Scientists who study the ultra-small world of atoms know it is impossible to make certain simultaneous measurements, for example finding out both the location and momentum of an electron, with an arbitrarily high level of precision. Because measurements disturb the system, increased certainty in the first measurement leads to increased uncertainty in the second.
The mathematics of this unintuitive concept – a hallmark of quantum mechanics – were first formulated by the famous physicist Werner Heisenberg at the beginning of the 20th century and became known as the Heisenberg Uncertainty Principle. Heisenberg and other scientists later generalized the equations to capture an intrinsic uncertainty in the properties of quantum systems, regardless of measurements, but the uncertainty principle is sometimes still loosely applied to Heisenberg's original measurement-disturbance relationship. Now researchers from the University of Toronto have gathered the most direct experimental evidence that Heisenberg's original formulation is wrong. The results were published online in the journal Physical Review Letters last month and the researchers will present their findings for the first time at the Optical Society's (OSA) Annual Meeting, Frontiers in Optics (FiO), taking place in Rochester, N.Y. Oct. 14 -18.
The Toronto team set up an apparatus to measure the polarization of a pair of entangled photons. The different polarization states of a photon, like the location and momentum of an electron, are what are called complementary physical properties, meaning they are subject to the generalized Heisenberg uncertainty relationship. The researchers' main goal was to quantify how much the act of measuring the polarization disturbed the photons, which they did by observing the light particles both before and after the measurement. However, if the "before shot" disturbed the system, the "after shot" would be tainted.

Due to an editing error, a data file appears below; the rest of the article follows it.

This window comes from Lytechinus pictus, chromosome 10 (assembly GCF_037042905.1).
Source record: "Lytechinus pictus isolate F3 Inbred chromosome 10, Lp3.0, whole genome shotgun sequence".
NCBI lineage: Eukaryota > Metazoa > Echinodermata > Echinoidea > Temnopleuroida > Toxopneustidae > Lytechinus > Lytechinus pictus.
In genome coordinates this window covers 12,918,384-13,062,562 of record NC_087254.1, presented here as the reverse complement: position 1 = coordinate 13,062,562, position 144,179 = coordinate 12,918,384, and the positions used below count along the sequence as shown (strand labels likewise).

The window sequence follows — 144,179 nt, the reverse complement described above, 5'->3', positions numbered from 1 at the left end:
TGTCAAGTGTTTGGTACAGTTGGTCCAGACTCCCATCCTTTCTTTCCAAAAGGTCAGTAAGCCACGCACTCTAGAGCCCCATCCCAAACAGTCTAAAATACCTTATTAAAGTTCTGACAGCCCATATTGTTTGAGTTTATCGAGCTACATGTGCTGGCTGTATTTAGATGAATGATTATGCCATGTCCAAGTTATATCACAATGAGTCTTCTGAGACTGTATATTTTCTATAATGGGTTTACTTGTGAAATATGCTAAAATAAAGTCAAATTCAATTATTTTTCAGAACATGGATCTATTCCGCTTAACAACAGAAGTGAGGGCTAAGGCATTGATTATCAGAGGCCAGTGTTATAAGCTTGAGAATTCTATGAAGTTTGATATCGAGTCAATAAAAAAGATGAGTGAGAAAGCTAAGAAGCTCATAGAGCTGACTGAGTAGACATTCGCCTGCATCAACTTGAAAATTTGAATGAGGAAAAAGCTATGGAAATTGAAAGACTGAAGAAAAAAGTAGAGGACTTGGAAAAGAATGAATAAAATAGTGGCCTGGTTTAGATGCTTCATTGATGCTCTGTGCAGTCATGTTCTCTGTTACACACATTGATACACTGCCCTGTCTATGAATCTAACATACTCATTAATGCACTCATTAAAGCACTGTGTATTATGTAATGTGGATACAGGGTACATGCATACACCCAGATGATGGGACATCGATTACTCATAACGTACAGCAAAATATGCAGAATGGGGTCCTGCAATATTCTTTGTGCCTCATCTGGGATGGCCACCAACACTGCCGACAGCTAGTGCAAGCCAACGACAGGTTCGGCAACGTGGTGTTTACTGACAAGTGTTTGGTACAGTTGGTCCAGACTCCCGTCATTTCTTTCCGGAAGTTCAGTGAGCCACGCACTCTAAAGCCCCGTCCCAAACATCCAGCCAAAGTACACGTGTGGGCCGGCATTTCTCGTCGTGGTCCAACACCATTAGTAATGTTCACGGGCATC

The researchers found a way around this quantum mechanical Catch-22 by using techniques from quantum measurement theory to sneak non-disruptive peeks of the photons before their polarization was measured. "If you interact very weakly with your quantum particle, you won't disturb it very much," explained Lee Rozema, a Ph.D. candidate in quantum optics research at the University of Toronto, and lead author of the study. Weak interactions, however, can be like grainy photographs: they yield very little information about the particle. "If you take just a single measurement, there will be a lot of noise in that measurement," said Rozema. "But if you repeat the measurement many, many times, you can build up statistics and can look at the average."
By comparing thousands of "before" and "after" views of the photons, the researchers revealed that their precise measurements disturbed the system much less than predicted by the original Heisenberg formula. The team's results provide the first direct experimental evidence that a new measurement-disturbance relationship, mathematically computed by physicist Masanao Ozawa, at Nagoya University in Japan, in 2003, is more accurate.
"Precision quantum measurement is becoming a very important topic, especially in fields like quantum cryptography where we rely on the fact that measurement disturbs the system in order to transmit information securely," said Rozema. "In essence, our experiment shows that we are able to make more precise measurements and give less disturbance than we had previously thought."